My five-year-old, whose booster seat in the car provides her a clear view of the driver, is more fastidious than a driver’s education teacher. “HANDS ON!” she yells anxiously whenever I take a hand off the wheel momentarily. (No matter if I’ve removed the hand in order to hand her the snack she’s requested or take the dirty tissue she is thrusting my way. Apparently, mothers who drive are expected to meet their children’s every need while also keeping both hands on the wheel at all times.)
But I understand the impulse behind my daughter’s exhortations. There’s security in holding on to the things that we think will keep us steady or safe. Or, in the case of A. G. Mojtabai’s new novel, holding on to the things that we most desire. The novel revolves around an event that happened years ago and was later documented in a film and portrayed in a Tony-nominated Broadway musical: a contest sponsored by a Texas car dealer in which the person who keeps his or her hand on a new truck the longest gets to keep it. The book is focused primarily on the tedious hours during the latter portion of the contest, but Mojtabai’s rich portrayals of her characters’ inner lives through sparse prose build an intriguing narrative that deepens as the plot unfolds.
This book, at its heart, is about people: what drives them, what haunts them, what sabotages them, what propels them to success. As the hours turn into days and fatigue sets in, reality slips further from both contestants and observers. They use the bathroom breaks to psych one another out over cigarettes. They taunt one another, discovering and exploiting each other’s psychological weaknesses. They attempt to trick one another into removing their hands from the truck. For each of them, the fears and failures of the past merge with the present, shaping what it means to stand under a tent beneath the broad Texas sky with strangers competing over a common goal.
Newspaper reporter Trew Reade (the irony of whose name is lost on nobody) finds himself inexplicably drawn into the drama of the event he’s assigned to cover. Sixty-some hours into the contest, he ignores his wife’s advice that he take a nap, explaining that it’s not the truck that keeps him raptly observing. “It’s the intensity of the wanting that surrounds it that’s got him hooked.” As it turns out, Trew has sharpened his skill in observing people through his prior assignment at the newspaper: being present at every execution that occurs in the state of Texas.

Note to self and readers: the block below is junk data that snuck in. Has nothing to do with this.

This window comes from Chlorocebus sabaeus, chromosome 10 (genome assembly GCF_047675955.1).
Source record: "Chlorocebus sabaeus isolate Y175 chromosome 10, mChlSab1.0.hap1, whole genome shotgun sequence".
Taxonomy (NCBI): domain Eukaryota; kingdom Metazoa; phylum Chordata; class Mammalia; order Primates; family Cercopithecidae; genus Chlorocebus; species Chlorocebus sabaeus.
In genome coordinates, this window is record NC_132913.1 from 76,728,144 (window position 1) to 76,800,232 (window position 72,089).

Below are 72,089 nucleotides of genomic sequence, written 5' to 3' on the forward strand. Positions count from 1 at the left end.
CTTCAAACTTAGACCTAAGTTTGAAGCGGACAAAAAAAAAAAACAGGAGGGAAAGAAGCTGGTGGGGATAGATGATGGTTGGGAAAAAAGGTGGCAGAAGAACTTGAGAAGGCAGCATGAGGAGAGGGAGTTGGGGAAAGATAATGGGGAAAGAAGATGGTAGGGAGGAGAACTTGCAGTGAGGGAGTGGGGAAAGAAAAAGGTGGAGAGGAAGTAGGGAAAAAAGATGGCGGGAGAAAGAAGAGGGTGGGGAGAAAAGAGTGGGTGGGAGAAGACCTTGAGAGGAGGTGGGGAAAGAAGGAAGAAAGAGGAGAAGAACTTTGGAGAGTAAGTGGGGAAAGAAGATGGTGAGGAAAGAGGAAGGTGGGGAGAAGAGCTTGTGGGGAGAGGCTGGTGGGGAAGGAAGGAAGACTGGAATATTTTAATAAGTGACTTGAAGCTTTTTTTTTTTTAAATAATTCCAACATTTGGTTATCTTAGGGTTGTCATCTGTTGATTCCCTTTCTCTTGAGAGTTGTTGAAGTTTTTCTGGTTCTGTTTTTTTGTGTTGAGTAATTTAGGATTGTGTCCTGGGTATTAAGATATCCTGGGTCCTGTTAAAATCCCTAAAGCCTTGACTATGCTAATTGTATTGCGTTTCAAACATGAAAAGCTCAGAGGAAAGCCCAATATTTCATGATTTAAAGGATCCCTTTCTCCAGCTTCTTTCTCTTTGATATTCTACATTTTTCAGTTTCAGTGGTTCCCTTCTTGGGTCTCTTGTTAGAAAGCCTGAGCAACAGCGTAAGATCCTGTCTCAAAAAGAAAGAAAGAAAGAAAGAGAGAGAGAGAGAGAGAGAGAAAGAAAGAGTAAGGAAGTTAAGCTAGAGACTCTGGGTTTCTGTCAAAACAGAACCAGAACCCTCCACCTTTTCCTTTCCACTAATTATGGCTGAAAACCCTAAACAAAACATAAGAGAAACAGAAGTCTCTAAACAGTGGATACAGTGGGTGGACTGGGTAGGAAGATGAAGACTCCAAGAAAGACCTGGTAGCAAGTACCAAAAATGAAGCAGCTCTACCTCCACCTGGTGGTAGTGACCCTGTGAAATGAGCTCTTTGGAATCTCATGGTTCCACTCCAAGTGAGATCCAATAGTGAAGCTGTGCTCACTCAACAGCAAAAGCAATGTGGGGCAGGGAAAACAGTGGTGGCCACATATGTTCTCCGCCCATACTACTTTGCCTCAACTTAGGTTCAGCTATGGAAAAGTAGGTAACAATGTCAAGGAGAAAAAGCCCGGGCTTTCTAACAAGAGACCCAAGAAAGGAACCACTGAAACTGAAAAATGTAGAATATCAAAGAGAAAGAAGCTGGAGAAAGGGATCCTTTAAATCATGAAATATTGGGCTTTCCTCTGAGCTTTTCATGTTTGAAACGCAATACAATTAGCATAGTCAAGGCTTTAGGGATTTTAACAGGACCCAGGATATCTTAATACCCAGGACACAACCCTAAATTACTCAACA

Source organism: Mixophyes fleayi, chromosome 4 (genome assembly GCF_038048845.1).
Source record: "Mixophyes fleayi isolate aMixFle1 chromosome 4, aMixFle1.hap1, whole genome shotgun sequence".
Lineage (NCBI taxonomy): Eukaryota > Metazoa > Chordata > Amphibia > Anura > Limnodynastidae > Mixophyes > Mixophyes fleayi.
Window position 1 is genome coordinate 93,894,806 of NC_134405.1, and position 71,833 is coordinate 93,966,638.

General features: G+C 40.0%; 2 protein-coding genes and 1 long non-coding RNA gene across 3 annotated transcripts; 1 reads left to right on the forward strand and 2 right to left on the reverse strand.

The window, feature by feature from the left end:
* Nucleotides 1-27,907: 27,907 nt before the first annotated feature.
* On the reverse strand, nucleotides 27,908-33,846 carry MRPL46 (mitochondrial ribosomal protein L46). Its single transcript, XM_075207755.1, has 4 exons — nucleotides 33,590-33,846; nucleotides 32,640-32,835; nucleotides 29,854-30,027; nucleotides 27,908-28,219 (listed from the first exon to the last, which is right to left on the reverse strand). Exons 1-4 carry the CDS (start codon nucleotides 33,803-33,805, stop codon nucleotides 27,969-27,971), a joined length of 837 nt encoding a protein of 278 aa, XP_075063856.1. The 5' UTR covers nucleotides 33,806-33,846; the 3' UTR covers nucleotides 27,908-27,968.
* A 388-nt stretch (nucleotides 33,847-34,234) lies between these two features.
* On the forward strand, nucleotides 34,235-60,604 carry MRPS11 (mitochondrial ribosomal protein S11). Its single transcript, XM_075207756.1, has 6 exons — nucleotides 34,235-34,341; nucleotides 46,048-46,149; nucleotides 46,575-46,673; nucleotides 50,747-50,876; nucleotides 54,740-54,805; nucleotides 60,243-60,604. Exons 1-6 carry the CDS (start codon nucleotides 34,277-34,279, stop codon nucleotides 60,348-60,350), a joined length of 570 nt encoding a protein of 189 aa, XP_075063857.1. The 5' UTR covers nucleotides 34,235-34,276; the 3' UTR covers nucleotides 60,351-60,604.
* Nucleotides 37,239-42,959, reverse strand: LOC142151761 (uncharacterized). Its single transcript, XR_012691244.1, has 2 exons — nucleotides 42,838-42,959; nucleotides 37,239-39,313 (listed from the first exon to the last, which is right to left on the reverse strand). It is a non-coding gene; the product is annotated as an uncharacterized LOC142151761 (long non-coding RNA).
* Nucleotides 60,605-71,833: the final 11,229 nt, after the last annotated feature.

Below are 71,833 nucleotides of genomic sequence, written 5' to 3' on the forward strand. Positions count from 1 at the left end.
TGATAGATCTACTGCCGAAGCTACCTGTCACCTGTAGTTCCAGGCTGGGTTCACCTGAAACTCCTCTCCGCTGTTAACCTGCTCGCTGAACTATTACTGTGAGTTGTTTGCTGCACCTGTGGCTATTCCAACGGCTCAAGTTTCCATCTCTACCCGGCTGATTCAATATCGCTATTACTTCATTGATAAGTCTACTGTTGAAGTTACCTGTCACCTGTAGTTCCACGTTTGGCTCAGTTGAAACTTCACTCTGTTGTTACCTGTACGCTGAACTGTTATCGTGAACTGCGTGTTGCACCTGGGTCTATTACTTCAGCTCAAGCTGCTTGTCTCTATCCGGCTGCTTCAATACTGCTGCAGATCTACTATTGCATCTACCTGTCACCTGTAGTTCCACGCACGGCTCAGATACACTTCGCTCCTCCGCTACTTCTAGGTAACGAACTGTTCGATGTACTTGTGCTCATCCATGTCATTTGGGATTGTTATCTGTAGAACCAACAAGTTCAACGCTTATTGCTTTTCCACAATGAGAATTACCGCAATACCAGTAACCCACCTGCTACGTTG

He’d stayed with it as long as he could stand it, reporting from the death house, bearing his crumb of witness for the human ant-heap. It was too much—it was not enough. . . . Most of the condemned men were black men or brown, had little schooling, came from broken families, the wrong side of town. Innocent, or guilty, or swept along—who could say with the necessary certainty? . . . All he could do was to keep on witnessing for as long as he could bear it, writing up the executions one by one, keeping a blank numerical tally, a sum total of completions, relying on the condemned man’s last words to do the rest.
To put words to paper as someone draws his last breath is perhaps analogous to holding onto a chrome vehicle with the hope that it might become yours. It’s at once futile and redemptive.
Bev, a contestant who endures the contest by singing praise songs, praying, and speaking in tongues, is the receptionist in a tattoo-removal clinic. “Everyone coming in had the same wish—to abolish the trace. They all needed to start over. . . . Bev understands, and she believes in second chances.” As a contestant, Bev is resilient, held aloft by her trust that Jesus’ love shines on her even in those moments when she feels it the least.
But in this contest there are no second chances, and the eliminated contestants struggle to return to reality. Clare, watching from the sidelines, finds that she can’t balance her weight on both feet when she no longer has the truck to lean against. A young woman who can’t remember her own name wanders confusedly until she’s taken into the dealership’s office by security personnel. As the contest proceeds and the stakes endanger some characters, the folly of staying awake for so many consecutive hours becomes apparent. “The winner appears dazed” before getting behind the wheel. The final lesson seems to be this: as broken and in search of stability as we are, sometimes we’re set free only by letting go.